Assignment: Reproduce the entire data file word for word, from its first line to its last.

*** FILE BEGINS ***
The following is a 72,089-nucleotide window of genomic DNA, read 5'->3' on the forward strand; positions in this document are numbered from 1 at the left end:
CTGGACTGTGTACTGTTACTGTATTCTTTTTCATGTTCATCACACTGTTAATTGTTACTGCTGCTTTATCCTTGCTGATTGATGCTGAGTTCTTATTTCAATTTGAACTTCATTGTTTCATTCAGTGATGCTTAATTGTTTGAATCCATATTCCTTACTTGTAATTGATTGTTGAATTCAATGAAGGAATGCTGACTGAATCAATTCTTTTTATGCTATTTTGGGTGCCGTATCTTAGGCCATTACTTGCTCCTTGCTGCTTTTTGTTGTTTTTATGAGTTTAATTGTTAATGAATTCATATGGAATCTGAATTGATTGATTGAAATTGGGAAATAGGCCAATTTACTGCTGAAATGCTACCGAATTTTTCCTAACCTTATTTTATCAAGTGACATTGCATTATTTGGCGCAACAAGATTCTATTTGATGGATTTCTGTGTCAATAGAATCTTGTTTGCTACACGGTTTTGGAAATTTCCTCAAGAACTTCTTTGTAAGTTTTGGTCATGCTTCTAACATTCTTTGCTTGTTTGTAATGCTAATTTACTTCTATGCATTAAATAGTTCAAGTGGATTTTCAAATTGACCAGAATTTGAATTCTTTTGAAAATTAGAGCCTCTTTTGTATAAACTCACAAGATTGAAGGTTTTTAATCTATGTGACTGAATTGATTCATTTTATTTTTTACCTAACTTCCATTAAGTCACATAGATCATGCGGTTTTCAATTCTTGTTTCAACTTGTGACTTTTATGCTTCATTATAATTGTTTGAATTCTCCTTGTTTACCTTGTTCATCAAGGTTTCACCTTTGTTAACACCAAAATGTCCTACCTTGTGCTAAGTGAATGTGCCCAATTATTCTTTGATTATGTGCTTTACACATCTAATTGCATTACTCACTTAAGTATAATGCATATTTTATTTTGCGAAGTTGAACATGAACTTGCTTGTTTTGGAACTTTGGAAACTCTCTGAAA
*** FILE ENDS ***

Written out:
The following is a 72,089-nucleotide window of genomic DNA, read 5'->3' on the forward strand; positions in this document are numbered from 1 at the left end:
CTGGACTGTGTACTGTTACTGTATTCTTTTTCATGTTCATCACACTGTTAATTGTTACTGCTGCTTTATCCTTGCTGATTGATGCTGAGTTCTTATTTCAATTTGAACTTCATTGTTTCATTCAGTGATGCTTAATTGTTTGAATCCATATTCCTTACTTGTAATTGATTGTTGAATTCAATGAAGGAATGCTGACTGAATCAATTCTTTTTATGCTATTTTGGGTGCCGTATCTTAGGCCATTACTTGCTCCTTGCTGCTTTTTGTTGTTTTTATGAGTTTAATTGTTAATGAATTCATATGGAATCTGAATTGATTGATTGAAATTGGGAAATAGGCCAATTTACTGCTGAAATGCTACCGAATTTTTCCTAACCTTATTTTATCAAGTGACATTGCATTATTTGGCGCAACAAGATTCTATTTGATGGATTTCTGTGTCAATAGAATCTTGTTTGCTACACGGTTTTGGAAATTTCCTCAAGAACTTCTTTGTAAGTTTTGGTCATGCTTCTAACATTCTTTGCTTGTTTGTAATGCTAATTTACTTCTATGCATTAAATAGTTCAAGTGGATTTTCAAATTGACCAGAATTTGAATTCTTTTGAAAATTAGAGCCTCTTTTGTATAAACTCACAAGATTGAAGGTTTTTAATCTATGTGACTGAATTGATTCATTTTATTTTTTACCTAACTTCCATTAAGTCACATAGATCATGCGGTTTTCAATTCTTGTTTCAACTTGTGACTTTTATGCTTCATTATAATTGTTTGAATTCTCCTTGTTTACCTTGTTCATCAAGGTTTCACCTTTGTTAACACCAAAATGTCCTACCTTGTGCTAAGTGAATGTGCCCAATTATTCTTTGATTATGTGCTTTACACATCTAATTGCATTACTCACTTAAGTATAATGCATATTTTATTTTGCGAAGTTGAACATGAACTTGCTTGTTTTGGAACTTTGGAAACTCTCTGAAA